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Healthcare insurer AXA PPP healthcare is rolling out seven-day online GP consultations to patients, meaning they can access their GP from anywhere in the world.
Patients can make same-day appointments with the GP for a video consultation in which the doctor can prescribe medications, even if the patient is abroad. The medical note can be sent directly to the patient’s regular NHS GP or they can be referred to a specialist for further treatment.
Using the Doctor@Hand service from startup Doctor Care Anywhere, patients are able to choose which doctor they want to see, based on gender, name or expertise, either using an app or website.
The project was first trialled with Universal Music Holdings, where 97% of employees opted into the service.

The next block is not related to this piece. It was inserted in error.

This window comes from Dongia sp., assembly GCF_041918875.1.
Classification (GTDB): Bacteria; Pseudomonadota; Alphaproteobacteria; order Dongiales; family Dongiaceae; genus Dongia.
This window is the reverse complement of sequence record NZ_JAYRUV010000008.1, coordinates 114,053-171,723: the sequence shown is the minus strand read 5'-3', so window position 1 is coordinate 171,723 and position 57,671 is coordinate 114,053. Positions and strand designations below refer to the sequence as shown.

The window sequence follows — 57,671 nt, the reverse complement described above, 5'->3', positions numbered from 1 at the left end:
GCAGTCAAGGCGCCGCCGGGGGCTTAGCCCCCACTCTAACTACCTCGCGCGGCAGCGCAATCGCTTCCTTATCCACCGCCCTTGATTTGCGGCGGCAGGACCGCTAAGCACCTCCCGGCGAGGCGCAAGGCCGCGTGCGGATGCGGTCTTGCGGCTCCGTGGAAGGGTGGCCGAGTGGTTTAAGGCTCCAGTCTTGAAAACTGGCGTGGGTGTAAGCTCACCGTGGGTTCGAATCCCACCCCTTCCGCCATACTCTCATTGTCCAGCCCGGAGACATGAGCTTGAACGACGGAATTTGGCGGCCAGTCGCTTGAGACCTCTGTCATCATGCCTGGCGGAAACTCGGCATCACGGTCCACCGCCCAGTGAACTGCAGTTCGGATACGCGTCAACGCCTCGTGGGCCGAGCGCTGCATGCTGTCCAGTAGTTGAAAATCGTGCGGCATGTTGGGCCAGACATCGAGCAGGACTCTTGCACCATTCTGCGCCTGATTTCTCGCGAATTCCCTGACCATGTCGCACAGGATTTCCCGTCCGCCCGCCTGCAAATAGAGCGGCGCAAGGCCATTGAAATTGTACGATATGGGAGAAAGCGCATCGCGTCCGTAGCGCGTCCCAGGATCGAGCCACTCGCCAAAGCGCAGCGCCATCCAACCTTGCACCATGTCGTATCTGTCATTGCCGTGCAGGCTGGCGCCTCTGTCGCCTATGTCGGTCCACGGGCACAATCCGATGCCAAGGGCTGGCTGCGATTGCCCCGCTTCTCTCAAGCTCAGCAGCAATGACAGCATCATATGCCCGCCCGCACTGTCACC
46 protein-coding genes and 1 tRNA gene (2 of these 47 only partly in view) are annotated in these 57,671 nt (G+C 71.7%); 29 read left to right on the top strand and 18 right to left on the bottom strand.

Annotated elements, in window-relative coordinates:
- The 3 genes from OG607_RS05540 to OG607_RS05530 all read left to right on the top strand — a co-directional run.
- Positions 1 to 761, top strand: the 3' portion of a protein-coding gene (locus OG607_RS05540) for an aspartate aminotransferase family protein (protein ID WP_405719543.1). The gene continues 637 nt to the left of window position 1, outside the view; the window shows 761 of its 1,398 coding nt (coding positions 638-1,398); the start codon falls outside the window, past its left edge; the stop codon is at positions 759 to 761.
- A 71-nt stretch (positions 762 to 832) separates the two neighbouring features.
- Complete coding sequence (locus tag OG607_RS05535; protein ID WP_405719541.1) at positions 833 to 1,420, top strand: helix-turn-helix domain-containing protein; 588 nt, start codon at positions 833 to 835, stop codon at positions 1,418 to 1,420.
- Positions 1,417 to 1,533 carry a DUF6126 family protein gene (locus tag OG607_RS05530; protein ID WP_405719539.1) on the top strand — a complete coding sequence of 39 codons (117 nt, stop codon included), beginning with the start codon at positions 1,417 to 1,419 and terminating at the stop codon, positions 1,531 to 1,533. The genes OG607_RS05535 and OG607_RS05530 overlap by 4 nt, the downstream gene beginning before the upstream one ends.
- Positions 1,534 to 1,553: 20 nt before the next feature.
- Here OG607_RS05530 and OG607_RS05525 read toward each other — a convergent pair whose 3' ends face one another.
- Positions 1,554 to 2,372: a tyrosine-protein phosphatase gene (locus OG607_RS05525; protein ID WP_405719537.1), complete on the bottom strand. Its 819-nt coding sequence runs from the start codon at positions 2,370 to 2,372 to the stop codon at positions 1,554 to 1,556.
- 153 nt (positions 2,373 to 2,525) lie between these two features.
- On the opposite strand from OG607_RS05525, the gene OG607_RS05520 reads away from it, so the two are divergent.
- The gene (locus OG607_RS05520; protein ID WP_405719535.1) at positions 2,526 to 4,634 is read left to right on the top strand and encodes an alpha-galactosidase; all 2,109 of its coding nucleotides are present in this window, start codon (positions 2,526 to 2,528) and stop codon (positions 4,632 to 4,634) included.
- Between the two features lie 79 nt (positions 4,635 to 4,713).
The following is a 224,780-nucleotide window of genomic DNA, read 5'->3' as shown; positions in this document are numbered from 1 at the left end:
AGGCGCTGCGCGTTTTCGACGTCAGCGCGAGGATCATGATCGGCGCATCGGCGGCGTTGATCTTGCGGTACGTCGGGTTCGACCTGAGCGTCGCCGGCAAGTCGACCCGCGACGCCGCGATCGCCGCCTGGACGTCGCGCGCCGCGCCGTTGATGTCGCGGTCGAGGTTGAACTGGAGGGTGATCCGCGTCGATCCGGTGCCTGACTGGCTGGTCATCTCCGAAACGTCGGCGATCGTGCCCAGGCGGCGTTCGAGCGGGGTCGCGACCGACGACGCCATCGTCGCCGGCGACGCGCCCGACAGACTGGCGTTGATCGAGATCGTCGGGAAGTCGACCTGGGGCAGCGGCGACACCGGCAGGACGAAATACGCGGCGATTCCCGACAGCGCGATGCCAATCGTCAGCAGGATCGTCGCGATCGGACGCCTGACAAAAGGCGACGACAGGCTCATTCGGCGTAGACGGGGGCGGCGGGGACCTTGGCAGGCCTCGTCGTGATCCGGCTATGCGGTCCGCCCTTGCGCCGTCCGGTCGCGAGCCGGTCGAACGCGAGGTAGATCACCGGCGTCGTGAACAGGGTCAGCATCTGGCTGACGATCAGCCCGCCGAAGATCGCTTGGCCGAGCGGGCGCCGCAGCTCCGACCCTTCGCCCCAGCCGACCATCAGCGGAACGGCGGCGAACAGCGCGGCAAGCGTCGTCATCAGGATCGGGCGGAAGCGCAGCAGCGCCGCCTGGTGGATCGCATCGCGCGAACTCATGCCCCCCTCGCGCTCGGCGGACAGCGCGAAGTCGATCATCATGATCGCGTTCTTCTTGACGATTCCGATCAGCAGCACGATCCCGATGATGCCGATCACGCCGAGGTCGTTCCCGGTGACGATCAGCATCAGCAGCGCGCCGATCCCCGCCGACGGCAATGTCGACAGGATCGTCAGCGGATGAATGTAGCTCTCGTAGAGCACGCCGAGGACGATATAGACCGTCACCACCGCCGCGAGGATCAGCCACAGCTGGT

Elliott Hurst, director of health consulting at AXA PPP healthcare, said the Doctor@Hand service will “allow patients to use technology that is already part of their everyday life to make their healthcare journey easier and simpler – and take better control of their health and wellbeing”.
Doctor Care Anywhere also plans to roll out symptom tracking and prescription management as part of the service.
Several companies offering online GP appointments have sprung up in the past few years to address the NHS GP waiting times. The government is also addressing the issue. In 2014, prime minister David Cameron announced plans for a seven-day NHS GP service, which includes video consultations with GPs, as well as more weekend and evening appointments.
In Portsmouth, eight GP practices have launched a trial called the Urgent Care Triage Hub, which gives patients appointments with GPs either over the phone or online to reduce pressure on accident and emergency departments and cut GP waiting times. The six-month trial is funded by NHS England and will be rolled out further if it is successful.